Tuesday, 19 August 2014

Movie Review: Forgetting Sarah Marshall (2008)


A raunchy sex comedy with some romance elements, Forgetting Sarah Marshall finds humour in breakups, new beginnings, and revenge sex in the alternate reality of a picture-perfect Hawaiian resort.

Peter (Jason Segel), the creator of music for television shows, is unceremoniously dumped by girlfriend Sarah (Kristen Bell), the glamorous sex-symbol star of a CSI-style series. Unable to get over the breakup, Peter seeks to mend his broken heart at a Hawaiian resort only to find Sarah also vacationing there with new boyfriend Aldous (Russell Brand), a global pop music star.

As Peter and Sarah do their best to avoid each other and regularly fail to do so, Peter meets the resort's receptionist Rachel (Mila Kunis), and they start a tentative relationship. Surrounded by assorted other guests and resort employees stumbling through their own issues, Peter, Sarah, Rachel and Aldous need to untangle their lives, which suddenly become more complicated when Sarah receives unwelcome news.

Co-produced by Judd Apatow, directed by Nicholas Stoller and written by Segel, Forgetting Sarah Marshall is a rare example of an adult sex comedy that actually works, and without resorting to toilet humour. The film's success resides with Segel's witty script, which in addition to a continuous stream of raunchy situations creates a large number of memorable and often hilarious characters, even in the smallest roles, and sets them loose to do their thing.

The depth of enjoyment within the ranks of the secondary characters is quite remarkable. The list covers Russell Brand as Aldous Snow, Jonah Hill as Matthew the waiter with stardom aspirations, Paul Rudd as Kunu the surf dude with memory issues, Jack McBrayer and Maria Thayer as the newlyweds with wildly diverging sex drives, Bill Hader as Peter's stepbrother and even William Baldwin and Jason Bateman doing their best David Caruso impressions in promo snippets as Sarah's co-stars.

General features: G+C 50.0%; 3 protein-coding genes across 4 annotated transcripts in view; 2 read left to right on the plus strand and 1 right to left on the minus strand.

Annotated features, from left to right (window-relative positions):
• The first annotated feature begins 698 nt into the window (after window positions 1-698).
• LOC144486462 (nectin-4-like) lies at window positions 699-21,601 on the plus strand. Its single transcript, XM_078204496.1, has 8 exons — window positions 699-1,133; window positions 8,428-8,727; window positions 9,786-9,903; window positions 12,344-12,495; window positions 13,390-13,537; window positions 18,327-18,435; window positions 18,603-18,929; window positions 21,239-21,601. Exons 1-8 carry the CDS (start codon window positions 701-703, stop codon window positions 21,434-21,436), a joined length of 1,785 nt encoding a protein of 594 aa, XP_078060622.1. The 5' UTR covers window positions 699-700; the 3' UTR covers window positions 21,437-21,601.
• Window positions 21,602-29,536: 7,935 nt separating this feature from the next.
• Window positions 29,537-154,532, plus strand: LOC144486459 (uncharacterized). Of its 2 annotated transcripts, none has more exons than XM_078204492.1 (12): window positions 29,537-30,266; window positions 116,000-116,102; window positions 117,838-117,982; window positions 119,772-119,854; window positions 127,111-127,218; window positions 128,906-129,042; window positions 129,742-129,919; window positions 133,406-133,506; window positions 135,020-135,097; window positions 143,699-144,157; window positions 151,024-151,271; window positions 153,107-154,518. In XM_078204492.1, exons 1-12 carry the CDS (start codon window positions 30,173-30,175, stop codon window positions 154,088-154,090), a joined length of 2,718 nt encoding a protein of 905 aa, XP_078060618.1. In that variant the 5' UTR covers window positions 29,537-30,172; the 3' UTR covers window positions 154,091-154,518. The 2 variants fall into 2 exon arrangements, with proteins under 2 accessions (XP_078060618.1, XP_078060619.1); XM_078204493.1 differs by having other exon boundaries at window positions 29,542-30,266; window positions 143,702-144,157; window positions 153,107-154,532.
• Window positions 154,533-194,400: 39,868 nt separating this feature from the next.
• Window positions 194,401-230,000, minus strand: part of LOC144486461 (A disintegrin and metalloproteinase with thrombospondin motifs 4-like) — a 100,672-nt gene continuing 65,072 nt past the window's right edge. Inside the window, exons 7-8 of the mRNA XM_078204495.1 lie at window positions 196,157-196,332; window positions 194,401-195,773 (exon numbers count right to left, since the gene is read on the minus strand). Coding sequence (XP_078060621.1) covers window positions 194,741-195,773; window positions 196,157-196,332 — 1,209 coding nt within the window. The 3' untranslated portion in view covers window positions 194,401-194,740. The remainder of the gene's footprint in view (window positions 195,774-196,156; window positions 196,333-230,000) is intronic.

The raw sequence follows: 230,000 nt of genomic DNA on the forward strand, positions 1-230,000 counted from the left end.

In most other comedies these secondary and tertiary roles would be sketched in and played by nobodies. Here they are recurring and sustained, carrying their own comic momentum and delivered by actors keen to leave an impression. Brand, in particular, delivers a performance so cool and laid back as the superstar who stole Sarah's heart, that it's impossible not to fall under his magnetic spell.

And in the three main roles, Segel, Bell and Kunis shine as the three awkward points of the love triangle. Segel has rarely been better in a restrained performance that emphasizes pathos over doofiness. Bell is perfectly cast as Sarah, an ice cold and self-assured television star who will unexpectedly meet her own vulnerabilities once she hits a crisis point. And in a breakout role, Kunis dazzles with a fresh spray of girl-next-door appeal.

Forgetting Sarah Marshall is firmly aimed at adults, and the unrated version does not shy away from nudity (mostly Segel's) and several scenes of couples energetically and loudly coupling for comic effect. The film wastes no time in setting up the premise, surrounding it by anarchy and then vigorously milking it for all its worth over the course of 110 frantic minutes. While most of the jokes do work, the approach here is that the next good gag is only as far as the next minute.

With talent in peak form delivering the laughs, Forgetting Sarah Marshall will be no easy task.






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